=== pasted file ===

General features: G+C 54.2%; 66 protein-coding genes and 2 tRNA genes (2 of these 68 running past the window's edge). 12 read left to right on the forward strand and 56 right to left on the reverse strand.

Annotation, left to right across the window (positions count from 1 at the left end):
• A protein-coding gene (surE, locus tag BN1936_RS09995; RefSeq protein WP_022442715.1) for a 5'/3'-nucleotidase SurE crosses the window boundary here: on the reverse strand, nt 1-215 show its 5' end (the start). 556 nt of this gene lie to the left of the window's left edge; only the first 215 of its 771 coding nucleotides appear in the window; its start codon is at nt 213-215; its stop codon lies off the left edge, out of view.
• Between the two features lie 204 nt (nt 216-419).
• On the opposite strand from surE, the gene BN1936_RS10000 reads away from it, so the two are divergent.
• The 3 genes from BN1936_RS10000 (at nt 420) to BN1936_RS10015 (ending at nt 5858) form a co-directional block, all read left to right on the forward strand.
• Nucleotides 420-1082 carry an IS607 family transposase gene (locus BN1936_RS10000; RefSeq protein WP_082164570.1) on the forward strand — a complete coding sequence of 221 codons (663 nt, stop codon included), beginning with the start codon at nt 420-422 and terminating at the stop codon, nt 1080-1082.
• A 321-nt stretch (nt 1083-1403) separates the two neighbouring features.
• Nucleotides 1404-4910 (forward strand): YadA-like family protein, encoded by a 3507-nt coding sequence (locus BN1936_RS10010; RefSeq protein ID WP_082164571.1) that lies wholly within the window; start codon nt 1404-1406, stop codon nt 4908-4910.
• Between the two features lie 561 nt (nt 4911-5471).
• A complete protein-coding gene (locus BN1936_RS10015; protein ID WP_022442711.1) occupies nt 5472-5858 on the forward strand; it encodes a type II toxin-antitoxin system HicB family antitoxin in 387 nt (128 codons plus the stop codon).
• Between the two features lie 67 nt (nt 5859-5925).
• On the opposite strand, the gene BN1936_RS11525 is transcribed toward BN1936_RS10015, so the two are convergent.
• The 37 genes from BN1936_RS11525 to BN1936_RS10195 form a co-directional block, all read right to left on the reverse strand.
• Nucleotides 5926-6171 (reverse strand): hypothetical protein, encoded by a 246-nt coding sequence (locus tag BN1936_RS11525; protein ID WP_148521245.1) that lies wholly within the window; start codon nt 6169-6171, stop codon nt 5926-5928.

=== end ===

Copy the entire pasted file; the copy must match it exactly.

General features: G+C 54.2%; 66 protein-coding genes and 2 tRNA genes (2 of these 68 running past the window's edge). 12 read left to right on the forward strand and 56 right to left on the reverse strand.

Annotation, left to right across the window (positions count from 1 at the left end):
• A protein-coding gene (surE, locus tag BN1936_RS09995; RefSeq protein WP_022442715.1) for a 5'/3'-nucleotidase SurE crosses the window boundary here: on the reverse strand, nt 1-215 show its 5' end (the start). 556 nt of this gene lie to the left of the window's left edge; only the first 215 of its 771 coding nucleotides appear in the window; its start codon is at nt 213-215; its stop codon lies off the left edge, out of view.
• Between the two features lie 204 nt (nt 216-419).
• On the opposite strand from surE, the gene BN1936_RS10000 reads away from it, so the two are divergent.
• The 3 genes from BN1936_RS10000 (at nt 420) to BN1936_RS10015 (ending at nt 5858) form a co-directional block, all read left to right on the forward strand.
• Nucleotides 420-1082 carry an IS607 family transposase gene (locus BN1936_RS10000; RefSeq protein WP_082164570.1) on the forward strand — a complete coding sequence of 221 codons (663 nt, stop codon included), beginning with the start codon at nt 420-422 and terminating at the stop codon, nt 1080-1082.
• A 321-nt stretch (nt 1083-1403) separates the two neighbouring features.
• Nucleotides 1404-4910 (forward strand): YadA-like family protein, encoded by a 3507-nt coding sequence (locus BN1936_RS10010; RefSeq protein ID WP_082164571.1) that lies wholly within the window; start codon nt 1404-1406, stop codon nt 4908-4910.
• Between the two features lie 561 nt (nt 4911-5471).
• A complete protein-coding gene (locus BN1936_RS10015; protein ID WP_022442711.1) occupies nt 5472-5858 on the forward strand; it encodes a type II toxin-antitoxin system HicB family antitoxin in 387 nt (128 codons plus the stop codon).
• Between the two features lie 67 nt (nt 5859-5925).
• On the opposite strand, the gene BN1936_RS11525 is transcribed toward BN1936_RS10015, so the two are convergent.
• The 37 genes from BN1936_RS11525 to BN1936_RS10195 form a co-directional block, all read right to left on the reverse strand.
• Nucleotides 5926-6171 (reverse strand): hypothetical protein, encoded by a 246-nt coding sequence (locus tag BN1936_RS11525; protein ID WP_148521245.1) that lies wholly within the window; start codon nt 6169-6171, stop codon nt 5926-5928.